Drinking cranberry juice is no better than placebo for preventing the recurrence of urinary tract infections (UTIs), according to researchers at the University of Michigan. The study, supported by NCCAM and published in Clinical Infectious Diseases, was conducted among college-aged women, since they have the highest incidence of UTIs annually.
Participants (319 women with an average age of 21 years) had symptoms of an acute UTI. They were randomly assigned to drink either 8 ounces of cranberry juice cocktail (27 percent cranberry juice) or non-cranberry juice (placebo) twice a day for 6 months. Upon enrollment in the study, and at 3- and 6-month visits, participants provided urine specimens for analysis and completed questionnaires regarding symptoms of UTIs and other conditions, behavioral and risk factors associated with UTIs, diet, and medical history. Participants also completed online questionnaires at 1, 2, 4, and 5 months.
Although the recurrence rate of UTIs among participants was lower than the researchers expected (16.9 percent instead of 30 percent), results of the study showed that drinking 8 ounces of cranberry juice cocktail twice a day offered no better protection against the risk of recurring UTIs compared with placebo. Contrary to the researchers' expectations, the cranberry group had a slightly higher recurrence rate (19 percent vs. 15 percent) of UTIs.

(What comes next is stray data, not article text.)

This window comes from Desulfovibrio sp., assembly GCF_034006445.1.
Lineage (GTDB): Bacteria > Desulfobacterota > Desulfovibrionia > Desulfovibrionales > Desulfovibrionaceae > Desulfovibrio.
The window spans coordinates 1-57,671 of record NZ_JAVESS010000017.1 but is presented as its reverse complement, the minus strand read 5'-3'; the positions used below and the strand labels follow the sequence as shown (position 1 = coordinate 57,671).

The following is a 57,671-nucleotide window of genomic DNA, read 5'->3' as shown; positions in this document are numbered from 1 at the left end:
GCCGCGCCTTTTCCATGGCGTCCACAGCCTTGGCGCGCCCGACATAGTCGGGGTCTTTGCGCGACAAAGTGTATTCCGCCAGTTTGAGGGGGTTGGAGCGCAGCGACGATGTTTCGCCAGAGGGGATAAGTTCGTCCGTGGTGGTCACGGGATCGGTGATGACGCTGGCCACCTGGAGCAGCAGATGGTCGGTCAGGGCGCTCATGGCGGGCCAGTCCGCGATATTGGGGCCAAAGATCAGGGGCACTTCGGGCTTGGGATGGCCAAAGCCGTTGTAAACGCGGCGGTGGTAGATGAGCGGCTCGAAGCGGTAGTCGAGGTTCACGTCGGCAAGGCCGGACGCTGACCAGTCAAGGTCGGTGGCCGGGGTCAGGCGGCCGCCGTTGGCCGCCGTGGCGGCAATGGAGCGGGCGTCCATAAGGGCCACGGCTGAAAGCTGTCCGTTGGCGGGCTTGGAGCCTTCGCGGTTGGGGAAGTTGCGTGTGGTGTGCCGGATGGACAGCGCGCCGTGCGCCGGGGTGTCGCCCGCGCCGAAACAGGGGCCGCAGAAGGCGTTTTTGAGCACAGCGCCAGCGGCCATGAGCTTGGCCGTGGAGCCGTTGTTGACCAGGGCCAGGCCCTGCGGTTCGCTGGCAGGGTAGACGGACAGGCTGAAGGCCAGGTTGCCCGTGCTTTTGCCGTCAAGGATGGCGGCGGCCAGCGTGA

The researchers noted that the findings from this study differ from previous studies in similar populations in which cranberry juice was shown to significantly reduce the recurrences of UTIs. However, they added that these previous studies were not adequately powered (i.e., unable to reliably detect a clinically significant effect if one exists).
Barbosa-Cesnik C, Brown MB, Buxton M, et al. Cranberry juice fails to prevent recurrent urinary tract infection: results from a randomized placebo-controlled trial. Clinical Infectious Diseases.; 52(1):23–30.2011